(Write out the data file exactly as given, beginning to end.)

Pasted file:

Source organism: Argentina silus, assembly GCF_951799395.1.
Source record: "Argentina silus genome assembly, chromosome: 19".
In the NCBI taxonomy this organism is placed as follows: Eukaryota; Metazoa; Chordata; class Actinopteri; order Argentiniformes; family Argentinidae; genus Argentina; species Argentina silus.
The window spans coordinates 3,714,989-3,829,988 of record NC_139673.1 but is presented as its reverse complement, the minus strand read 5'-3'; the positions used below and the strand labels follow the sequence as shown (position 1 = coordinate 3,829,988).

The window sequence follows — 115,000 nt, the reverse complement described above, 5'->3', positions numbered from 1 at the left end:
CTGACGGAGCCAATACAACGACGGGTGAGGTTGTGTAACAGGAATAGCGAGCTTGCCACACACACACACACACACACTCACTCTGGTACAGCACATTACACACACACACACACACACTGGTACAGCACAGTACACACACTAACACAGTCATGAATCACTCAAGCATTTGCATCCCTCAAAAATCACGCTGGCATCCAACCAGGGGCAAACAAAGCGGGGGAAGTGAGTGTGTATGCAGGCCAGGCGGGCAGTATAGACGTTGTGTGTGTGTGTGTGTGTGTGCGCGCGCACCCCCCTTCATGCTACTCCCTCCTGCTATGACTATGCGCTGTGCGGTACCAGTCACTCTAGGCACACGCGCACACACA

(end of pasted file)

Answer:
Source organism: Argentina silus, assembly GCF_951799395.1.
Source record: "Argentina silus genome assembly, chromosome: 19".
In the NCBI taxonomy this organism is placed as follows: Eukaryota; Metazoa; Chordata; class Actinopteri; order Argentiniformes; family Argentinidae; genus Argentina; species Argentina silus.
The window spans coordinates 3,714,989-3,829,988 of record NC_139673.1 but is presented as its reverse complement, the minus strand read 5'-3'; the positions used below and the strand labels follow the sequence as shown (position 1 = coordinate 3,829,988).

The window sequence follows — 115,000 nt, the reverse complement described above, 5'->3', positions numbered from 1 at the left end:
CTGACGGAGCCAATACAACGACGGGTGAGGTTGTGTAACAGGAATAGCGAGCTTGCCACACACACACACACACACACTCACTCTGGTACAGCACATTACACACACACACACACACACTGGTACAGCACAGTACACACACTAACACAGTCATGAATCACTCAAGCATTTGCATCCCTCAAAAATCACGCTGGCATCCAACCAGGGGCAAACAAAGCGGGGGAAGTGAGTGTGTATGCAGGCCAGGCGGGCAGTATAGACGTTGTGTGTGTGTGTGTGTGTGTGCGCGCGCACCCCCCTTCATGCTACTCCCTCCTGCTATGACTATGCGCTGTGCGGTACCAGTCACTCTAGGCACACGCGCACACACA